"This will be the board's first JK-12 facility in Renfrew County and we want this to be done right," added (board chair Roy) Reiche.Once the domain of even smaller or far more remote communities, I'm fairly certain the construction of JK-12 schools in smaller communities will increasingly become a reality across parts of southern Ontario that haven't seen this sort of school organization since the abandonment of the one- and two-room schools in the 1950s and 1960s. It will become an increasingly preferred setup, first, likely, to the French-language boards whose populations outside of some pockets of geography in Ontario are quite spread out. We have such a JK-12 facility in my coverage area that's currently under construction and will open to JK-12 students starting at the turn of the year, with the last desk moved in by the start of second semester in 2011.
The plan will see Mackenzie High School converted into a junior kindergarten to Grade 12 school and students from Morison Public School moving in for the 2011-2012 school year. The project will be done in stages with modifications being done to the existing structure while students will continue to attend classes, Mr. Reiche noted.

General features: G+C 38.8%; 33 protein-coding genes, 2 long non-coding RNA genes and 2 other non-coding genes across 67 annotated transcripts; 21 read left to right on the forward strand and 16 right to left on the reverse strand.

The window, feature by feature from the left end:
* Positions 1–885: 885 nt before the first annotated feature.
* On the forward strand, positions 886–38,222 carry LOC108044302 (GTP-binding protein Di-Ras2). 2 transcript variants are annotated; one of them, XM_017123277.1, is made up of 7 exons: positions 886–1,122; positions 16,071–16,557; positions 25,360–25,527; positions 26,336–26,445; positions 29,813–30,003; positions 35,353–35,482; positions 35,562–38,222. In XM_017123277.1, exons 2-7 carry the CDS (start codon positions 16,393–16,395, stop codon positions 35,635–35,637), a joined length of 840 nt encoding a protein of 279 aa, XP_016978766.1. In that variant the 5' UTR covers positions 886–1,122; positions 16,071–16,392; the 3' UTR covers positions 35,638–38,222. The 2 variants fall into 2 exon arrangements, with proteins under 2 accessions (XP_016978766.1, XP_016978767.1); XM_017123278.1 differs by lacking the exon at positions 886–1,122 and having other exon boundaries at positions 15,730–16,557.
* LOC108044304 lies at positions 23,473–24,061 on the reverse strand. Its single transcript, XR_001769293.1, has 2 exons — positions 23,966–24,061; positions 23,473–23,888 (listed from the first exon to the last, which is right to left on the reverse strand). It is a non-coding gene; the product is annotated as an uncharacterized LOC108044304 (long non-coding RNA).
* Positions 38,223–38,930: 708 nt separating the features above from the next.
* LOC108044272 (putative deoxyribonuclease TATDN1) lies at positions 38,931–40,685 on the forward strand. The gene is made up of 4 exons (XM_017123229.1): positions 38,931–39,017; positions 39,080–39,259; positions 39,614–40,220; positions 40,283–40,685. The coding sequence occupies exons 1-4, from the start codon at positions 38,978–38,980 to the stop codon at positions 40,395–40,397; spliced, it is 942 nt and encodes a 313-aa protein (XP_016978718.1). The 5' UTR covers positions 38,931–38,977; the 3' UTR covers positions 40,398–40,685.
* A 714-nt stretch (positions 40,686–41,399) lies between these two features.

Last year, the ministry announced $4,876,588 under the province's Energy Efficiency Program for one capital project to address the accommodation needs of students at Morison Public School in Deep River. The ministry stipulated, however, that the project had to be completed no later than the 2011-2012 school year.
It's a dramatic change for the several generations of parents and grandparents who've experienced other school organizational structures, be it JK-8 and 9-12 or JK-5, 6-8, 9-12 or other models used across Ontario over the years.
However, it allows boards to upgrade facilities and bring together students and staff into more manageable and efficient groupings. In some areas, depending on historical politics between boards, this could become an option preferred over twinning schools with a coterminous school board.